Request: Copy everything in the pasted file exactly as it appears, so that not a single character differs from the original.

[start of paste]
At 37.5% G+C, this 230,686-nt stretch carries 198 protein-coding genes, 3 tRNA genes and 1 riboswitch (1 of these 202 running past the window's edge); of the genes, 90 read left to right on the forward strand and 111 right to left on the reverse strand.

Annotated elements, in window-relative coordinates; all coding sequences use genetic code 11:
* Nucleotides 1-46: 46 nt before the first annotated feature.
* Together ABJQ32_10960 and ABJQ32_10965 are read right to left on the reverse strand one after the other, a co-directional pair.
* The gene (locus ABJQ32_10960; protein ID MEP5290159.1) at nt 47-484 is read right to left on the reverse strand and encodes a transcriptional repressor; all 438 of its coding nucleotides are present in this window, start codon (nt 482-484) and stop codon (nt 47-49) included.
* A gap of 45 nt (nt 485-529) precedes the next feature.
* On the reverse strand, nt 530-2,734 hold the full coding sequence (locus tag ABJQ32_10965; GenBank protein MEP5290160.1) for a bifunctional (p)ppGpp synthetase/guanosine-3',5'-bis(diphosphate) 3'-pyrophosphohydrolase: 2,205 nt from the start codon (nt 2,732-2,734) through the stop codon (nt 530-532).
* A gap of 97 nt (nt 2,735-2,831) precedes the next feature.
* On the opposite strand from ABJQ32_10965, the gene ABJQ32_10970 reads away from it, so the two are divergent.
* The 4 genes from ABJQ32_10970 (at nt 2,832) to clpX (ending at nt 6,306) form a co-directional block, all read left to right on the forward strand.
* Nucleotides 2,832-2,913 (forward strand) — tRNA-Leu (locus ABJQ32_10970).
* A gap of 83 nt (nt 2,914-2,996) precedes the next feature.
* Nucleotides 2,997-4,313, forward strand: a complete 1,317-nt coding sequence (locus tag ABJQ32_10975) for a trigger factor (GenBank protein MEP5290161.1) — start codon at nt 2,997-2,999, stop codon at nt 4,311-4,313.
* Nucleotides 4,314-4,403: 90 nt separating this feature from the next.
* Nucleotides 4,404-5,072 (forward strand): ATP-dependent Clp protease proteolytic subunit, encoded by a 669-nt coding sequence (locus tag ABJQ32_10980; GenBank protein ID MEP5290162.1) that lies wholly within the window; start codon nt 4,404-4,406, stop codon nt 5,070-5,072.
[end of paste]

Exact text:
At 37.5% G+C, this 230,686-nt stretch carries 198 protein-coding genes, 3 tRNA genes and 1 riboswitch (1 of these 202 running past the window's edge); of the genes, 90 read left to right on the forward strand and 111 right to left on the reverse strand.

Annotated elements, in window-relative coordinates; all coding sequences use genetic code 11:
* Nucleotides 1-46: 46 nt before the first annotated feature.
* Together ABJQ32_10960 and ABJQ32_10965 are read right to left on the reverse strand one after the other, a co-directional pair.
* The gene (locus ABJQ32_10960; protein ID MEP5290159.1) at nt 47-484 is read right to left on the reverse strand and encodes a transcriptional repressor; all 438 of its coding nucleotides are present in this window, start codon (nt 482-484) and stop codon (nt 47-49) included.
* A gap of 45 nt (nt 485-529) precedes the next feature.
* On the reverse strand, nt 530-2,734 hold the full coding sequence (locus tag ABJQ32_10965; GenBank protein MEP5290160.1) for a bifunctional (p)ppGpp synthetase/guanosine-3',5'-bis(diphosphate) 3'-pyrophosphohydrolase: 2,205 nt from the start codon (nt 2,732-2,734) through the stop codon (nt 530-532).
* A gap of 97 nt (nt 2,735-2,831) precedes the next feature.
* On the opposite strand from ABJQ32_10965, the gene ABJQ32_10970 reads away from it, so the two are divergent.
* The 4 genes from ABJQ32_10970 (at nt 2,832) to clpX (ending at nt 6,306) form a co-directional block, all read left to right on the forward strand.
* Nucleotides 2,832-2,913 (forward strand) — tRNA-Leu (locus ABJQ32_10970).
* A gap of 83 nt (nt 2,914-2,996) precedes the next feature.
* Nucleotides 2,997-4,313, forward strand: a complete 1,317-nt coding sequence (locus tag ABJQ32_10975) for a trigger factor (GenBank protein MEP5290161.1) — start codon at nt 2,997-2,999, stop codon at nt 4,311-4,313.
* Nucleotides 4,314-4,403: 90 nt separating this feature from the next.
* Nucleotides 4,404-5,072 (forward strand): ATP-dependent Clp protease proteolytic subunit, encoded by a 669-nt coding sequence (locus tag ABJQ32_10980; GenBank protein ID MEP5290162.1) that lies wholly within the window; start codon nt 4,404-4,406, stop codon nt 5,070-5,072.